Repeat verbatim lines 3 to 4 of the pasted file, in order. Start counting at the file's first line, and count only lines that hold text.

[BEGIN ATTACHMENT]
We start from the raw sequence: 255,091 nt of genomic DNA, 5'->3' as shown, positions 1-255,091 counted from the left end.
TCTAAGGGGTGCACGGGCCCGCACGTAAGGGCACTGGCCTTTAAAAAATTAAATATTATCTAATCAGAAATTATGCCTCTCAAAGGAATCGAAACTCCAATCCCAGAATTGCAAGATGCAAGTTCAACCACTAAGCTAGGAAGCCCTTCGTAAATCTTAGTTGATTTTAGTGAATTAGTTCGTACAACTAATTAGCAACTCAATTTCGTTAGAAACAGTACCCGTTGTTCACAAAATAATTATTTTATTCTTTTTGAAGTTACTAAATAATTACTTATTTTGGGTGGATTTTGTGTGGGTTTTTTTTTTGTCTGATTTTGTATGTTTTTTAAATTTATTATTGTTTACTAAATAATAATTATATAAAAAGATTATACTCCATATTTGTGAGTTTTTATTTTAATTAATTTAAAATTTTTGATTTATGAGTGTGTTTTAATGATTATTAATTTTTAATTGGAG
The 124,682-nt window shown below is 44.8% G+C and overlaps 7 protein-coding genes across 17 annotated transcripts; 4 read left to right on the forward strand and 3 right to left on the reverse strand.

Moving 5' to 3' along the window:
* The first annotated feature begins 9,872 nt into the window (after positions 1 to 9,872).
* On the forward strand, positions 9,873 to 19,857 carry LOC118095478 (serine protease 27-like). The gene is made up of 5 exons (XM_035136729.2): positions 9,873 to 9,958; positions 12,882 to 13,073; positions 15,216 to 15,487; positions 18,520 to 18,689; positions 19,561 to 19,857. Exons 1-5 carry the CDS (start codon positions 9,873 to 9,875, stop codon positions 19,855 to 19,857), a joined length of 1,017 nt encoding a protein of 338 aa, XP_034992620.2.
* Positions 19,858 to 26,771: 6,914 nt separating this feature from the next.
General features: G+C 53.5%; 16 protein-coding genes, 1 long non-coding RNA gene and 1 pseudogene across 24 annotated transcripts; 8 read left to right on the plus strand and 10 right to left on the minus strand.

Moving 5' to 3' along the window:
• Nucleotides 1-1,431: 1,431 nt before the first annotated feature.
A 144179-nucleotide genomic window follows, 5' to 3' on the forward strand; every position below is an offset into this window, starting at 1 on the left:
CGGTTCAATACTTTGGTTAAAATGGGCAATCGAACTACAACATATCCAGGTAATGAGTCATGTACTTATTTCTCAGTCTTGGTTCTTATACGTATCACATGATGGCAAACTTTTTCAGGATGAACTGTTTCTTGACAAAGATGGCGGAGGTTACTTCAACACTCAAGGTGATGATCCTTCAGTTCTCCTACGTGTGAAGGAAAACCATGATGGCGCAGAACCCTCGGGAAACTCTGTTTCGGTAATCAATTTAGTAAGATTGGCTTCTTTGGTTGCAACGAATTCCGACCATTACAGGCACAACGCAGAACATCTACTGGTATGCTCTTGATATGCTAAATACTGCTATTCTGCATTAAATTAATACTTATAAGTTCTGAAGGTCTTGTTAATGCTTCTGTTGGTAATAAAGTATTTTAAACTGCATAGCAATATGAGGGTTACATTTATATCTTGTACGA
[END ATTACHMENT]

The 124,682-nt window shown below is 44.8% G+C and overlaps 7 protein-coding genes across 17 annotated transcripts; 4 read left to right on the forward strand and 3 right to left on the reverse strand.

Moving 5' to 3' along the window: